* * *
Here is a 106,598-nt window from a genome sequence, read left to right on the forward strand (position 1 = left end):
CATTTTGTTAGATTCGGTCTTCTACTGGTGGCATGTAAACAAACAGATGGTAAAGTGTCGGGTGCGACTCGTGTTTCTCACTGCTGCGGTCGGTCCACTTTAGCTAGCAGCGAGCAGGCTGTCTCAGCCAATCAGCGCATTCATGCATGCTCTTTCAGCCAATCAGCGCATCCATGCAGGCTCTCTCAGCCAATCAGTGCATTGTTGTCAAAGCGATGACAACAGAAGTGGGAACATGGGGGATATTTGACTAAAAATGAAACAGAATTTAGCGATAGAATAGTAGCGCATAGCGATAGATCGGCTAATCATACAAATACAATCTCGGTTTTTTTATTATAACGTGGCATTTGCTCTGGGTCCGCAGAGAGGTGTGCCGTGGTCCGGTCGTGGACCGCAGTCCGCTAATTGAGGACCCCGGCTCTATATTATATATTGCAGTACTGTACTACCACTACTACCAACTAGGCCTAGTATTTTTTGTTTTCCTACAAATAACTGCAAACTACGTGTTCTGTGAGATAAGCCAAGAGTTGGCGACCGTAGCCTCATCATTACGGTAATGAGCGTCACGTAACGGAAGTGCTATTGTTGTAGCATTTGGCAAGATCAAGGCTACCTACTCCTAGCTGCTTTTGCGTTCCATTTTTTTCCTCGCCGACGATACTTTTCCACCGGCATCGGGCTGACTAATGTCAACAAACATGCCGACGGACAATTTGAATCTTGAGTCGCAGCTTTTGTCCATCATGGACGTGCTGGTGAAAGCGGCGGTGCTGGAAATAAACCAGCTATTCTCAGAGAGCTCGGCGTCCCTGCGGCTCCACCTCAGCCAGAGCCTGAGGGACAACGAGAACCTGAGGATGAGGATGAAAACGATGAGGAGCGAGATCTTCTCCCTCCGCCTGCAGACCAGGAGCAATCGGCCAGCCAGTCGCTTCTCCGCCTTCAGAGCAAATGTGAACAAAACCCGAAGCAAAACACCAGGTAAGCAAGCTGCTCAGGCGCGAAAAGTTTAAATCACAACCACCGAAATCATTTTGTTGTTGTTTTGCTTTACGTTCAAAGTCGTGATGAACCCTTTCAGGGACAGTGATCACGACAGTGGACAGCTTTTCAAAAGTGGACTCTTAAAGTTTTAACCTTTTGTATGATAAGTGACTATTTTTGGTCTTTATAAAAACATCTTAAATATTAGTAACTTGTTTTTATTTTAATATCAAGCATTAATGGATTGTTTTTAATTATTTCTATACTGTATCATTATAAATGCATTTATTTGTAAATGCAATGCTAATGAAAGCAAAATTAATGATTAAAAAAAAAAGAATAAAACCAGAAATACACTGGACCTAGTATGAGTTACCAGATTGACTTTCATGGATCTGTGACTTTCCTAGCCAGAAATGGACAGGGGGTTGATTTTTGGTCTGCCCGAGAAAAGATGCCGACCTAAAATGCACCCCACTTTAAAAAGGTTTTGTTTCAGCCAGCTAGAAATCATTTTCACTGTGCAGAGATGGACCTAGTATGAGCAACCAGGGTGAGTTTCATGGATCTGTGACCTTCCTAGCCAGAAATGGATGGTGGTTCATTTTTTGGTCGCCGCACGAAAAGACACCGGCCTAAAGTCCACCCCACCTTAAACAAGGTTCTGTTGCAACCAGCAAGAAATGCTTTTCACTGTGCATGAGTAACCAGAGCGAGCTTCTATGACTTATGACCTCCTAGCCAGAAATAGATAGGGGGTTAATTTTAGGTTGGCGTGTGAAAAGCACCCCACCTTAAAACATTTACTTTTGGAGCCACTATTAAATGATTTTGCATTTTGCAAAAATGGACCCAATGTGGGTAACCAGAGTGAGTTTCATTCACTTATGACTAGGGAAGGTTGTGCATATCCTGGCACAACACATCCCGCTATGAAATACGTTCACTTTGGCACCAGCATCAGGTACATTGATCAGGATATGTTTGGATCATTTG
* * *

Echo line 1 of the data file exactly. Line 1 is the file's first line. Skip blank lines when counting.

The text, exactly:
Here is a 106,598-nt window from a genome sequence, read left to right on the forward strand (position 1 = left end):